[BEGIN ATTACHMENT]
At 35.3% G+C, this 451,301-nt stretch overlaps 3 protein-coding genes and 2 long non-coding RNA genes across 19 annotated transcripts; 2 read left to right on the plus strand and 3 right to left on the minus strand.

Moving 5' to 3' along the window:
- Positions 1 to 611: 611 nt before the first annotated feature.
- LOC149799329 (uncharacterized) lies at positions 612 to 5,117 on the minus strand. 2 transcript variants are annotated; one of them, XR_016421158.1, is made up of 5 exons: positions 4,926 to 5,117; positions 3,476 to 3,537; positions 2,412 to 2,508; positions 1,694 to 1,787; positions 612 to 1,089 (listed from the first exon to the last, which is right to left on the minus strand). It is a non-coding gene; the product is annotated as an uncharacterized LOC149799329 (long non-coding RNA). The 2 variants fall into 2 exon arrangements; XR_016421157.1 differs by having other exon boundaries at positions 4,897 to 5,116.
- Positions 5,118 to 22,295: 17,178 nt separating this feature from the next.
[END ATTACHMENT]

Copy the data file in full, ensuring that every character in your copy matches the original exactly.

At 35.3% G+C, this 451,301-nt stretch overlaps 3 protein-coding genes and 2 long non-coding RNA genes across 19 annotated transcripts; 2 read left to right on the plus strand and 3 right to left on the minus strand.

Moving 5' to 3' along the window:
- Positions 1 to 611: 611 nt before the first annotated feature.
- LOC149799329 (uncharacterized) lies at positions 612 to 5,117 on the minus strand. 2 transcript variants are annotated; one of them, XR_016421158.1, is made up of 5 exons: positions 4,926 to 5,117; positions 3,476 to 3,537; positions 2,412 to 2,508; positions 1,694 to 1,787; positions 612 to 1,089 (listed from the first exon to the last, which is right to left on the minus strand). It is a non-coding gene; the product is annotated as an uncharacterized LOC149799329 (long non-coding RNA). The 2 variants fall into 2 exon arrangements; XR_016421157.1 differs by having other exon boundaries at positions 4,897 to 5,116.
- Positions 5,118 to 22,295: 17,178 nt separating this feature from the next.